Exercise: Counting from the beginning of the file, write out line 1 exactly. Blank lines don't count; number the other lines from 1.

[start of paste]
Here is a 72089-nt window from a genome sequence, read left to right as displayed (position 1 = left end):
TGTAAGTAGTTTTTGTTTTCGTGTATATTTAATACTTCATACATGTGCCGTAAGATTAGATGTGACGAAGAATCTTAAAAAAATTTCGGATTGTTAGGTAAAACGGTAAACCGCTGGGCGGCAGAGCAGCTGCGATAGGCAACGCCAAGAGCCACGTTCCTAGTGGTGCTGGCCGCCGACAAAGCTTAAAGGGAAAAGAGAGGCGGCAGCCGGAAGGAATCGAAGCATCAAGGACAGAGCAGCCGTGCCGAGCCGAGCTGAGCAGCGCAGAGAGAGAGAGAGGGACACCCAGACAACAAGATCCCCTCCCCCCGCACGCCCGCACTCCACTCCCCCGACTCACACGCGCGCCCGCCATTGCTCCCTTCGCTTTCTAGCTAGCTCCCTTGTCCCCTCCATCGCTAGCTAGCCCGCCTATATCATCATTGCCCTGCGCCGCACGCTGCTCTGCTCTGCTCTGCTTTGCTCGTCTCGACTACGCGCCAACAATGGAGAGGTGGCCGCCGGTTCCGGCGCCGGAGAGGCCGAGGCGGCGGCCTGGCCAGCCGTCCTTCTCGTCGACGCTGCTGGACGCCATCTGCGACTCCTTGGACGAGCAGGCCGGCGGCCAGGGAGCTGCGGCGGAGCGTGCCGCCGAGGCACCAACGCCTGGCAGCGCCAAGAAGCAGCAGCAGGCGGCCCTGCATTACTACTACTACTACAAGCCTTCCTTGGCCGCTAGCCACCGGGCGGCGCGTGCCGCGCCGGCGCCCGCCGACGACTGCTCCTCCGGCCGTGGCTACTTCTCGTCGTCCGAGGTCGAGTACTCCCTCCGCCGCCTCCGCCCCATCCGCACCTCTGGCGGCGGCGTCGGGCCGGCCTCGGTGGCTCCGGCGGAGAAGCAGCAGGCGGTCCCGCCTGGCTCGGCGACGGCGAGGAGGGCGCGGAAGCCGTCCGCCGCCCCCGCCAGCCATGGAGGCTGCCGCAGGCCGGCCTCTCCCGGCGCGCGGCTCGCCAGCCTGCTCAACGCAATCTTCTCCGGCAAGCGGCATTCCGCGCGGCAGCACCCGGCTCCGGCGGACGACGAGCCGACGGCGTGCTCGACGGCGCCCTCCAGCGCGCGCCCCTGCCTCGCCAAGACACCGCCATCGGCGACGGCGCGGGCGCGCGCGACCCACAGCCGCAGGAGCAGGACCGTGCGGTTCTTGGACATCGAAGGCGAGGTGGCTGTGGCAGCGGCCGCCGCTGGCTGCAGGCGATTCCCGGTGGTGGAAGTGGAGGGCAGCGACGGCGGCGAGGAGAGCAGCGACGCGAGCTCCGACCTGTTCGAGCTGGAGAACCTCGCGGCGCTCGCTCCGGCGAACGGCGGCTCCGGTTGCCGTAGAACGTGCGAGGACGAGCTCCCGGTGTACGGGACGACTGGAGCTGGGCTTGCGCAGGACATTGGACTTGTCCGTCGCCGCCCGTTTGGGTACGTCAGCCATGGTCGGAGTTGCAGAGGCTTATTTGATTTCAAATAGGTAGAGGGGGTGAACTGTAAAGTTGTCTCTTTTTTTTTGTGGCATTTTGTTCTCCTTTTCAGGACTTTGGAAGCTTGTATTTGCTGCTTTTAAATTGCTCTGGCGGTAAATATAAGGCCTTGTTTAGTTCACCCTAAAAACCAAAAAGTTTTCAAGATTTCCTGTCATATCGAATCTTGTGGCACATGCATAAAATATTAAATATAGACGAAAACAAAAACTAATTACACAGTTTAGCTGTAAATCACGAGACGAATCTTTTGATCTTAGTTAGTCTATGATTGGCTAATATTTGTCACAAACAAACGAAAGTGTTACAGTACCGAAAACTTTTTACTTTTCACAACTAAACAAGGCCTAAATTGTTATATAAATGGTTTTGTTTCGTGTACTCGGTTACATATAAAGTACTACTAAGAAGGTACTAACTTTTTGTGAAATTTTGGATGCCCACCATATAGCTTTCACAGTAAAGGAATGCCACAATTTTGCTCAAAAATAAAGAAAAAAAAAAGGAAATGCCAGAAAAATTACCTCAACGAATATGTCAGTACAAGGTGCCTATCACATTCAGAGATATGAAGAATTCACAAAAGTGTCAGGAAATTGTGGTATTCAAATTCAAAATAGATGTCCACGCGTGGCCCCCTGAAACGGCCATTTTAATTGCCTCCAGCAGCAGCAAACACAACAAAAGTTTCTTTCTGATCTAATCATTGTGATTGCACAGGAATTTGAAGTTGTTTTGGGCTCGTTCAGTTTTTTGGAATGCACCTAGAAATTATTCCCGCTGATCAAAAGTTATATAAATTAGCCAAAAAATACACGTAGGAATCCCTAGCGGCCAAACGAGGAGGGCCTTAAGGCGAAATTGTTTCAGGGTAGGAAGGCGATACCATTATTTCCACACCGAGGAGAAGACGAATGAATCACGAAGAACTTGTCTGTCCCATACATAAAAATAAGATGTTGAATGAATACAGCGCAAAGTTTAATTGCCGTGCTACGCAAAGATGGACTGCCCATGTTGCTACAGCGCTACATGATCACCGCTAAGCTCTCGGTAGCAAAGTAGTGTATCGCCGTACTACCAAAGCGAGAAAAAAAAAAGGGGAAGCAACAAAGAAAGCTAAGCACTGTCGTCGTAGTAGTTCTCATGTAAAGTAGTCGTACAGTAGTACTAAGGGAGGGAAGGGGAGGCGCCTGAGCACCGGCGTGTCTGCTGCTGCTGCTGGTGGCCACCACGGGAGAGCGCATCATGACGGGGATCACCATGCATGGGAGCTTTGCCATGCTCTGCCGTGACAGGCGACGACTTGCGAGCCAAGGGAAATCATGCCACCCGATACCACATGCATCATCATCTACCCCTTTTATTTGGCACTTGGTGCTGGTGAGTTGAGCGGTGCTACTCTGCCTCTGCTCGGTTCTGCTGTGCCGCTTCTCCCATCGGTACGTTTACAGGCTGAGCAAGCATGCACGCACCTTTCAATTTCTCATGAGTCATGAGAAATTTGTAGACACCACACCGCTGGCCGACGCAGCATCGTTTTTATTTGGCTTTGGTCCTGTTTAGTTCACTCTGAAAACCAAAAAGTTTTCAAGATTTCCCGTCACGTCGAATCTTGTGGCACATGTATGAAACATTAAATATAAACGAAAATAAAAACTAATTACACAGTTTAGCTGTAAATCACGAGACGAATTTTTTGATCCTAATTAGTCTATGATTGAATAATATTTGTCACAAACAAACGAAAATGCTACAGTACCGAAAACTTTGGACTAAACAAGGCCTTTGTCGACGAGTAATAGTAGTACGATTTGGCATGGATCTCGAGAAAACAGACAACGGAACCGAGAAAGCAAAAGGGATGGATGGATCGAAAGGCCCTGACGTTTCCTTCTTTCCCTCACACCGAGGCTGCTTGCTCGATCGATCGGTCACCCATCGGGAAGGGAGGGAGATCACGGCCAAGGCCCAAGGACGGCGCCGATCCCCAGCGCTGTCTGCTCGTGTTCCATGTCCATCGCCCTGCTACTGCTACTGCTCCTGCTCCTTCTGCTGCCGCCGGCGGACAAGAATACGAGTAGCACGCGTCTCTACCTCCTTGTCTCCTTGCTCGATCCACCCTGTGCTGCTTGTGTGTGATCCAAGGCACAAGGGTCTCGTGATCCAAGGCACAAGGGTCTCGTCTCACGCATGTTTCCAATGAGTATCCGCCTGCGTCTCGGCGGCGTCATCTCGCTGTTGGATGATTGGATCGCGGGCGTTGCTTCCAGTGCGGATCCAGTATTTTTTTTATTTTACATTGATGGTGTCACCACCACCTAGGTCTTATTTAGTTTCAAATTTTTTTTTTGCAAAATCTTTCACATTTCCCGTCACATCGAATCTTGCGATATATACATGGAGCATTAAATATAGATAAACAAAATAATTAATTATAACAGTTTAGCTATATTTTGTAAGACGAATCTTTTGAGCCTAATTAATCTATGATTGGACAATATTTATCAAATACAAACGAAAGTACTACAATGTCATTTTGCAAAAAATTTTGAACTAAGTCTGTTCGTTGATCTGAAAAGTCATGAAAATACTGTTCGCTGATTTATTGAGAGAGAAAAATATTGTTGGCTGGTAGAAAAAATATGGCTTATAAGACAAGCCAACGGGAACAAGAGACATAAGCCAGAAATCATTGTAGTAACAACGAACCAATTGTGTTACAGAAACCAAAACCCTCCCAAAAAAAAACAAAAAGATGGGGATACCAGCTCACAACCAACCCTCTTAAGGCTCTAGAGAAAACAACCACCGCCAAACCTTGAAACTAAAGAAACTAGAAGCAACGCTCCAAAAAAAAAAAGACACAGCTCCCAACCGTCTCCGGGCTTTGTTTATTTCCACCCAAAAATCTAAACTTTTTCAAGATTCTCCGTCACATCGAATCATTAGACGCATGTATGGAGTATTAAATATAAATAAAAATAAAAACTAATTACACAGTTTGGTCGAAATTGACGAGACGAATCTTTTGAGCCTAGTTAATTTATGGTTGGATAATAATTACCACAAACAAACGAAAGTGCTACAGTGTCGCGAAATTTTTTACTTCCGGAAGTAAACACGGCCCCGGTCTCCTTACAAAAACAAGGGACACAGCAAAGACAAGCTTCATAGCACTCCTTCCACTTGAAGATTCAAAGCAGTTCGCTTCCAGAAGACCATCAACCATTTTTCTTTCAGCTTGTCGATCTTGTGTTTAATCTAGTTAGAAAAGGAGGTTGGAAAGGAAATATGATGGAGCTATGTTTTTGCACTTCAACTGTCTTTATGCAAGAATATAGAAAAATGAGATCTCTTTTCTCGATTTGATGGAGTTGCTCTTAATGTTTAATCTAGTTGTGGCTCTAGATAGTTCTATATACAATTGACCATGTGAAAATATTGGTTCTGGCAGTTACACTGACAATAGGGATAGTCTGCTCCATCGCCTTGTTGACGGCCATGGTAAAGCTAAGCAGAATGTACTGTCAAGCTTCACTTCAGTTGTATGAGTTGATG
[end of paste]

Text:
Here is a 72089-nt window from a genome sequence, read left to right as displayed (position 1 = left end):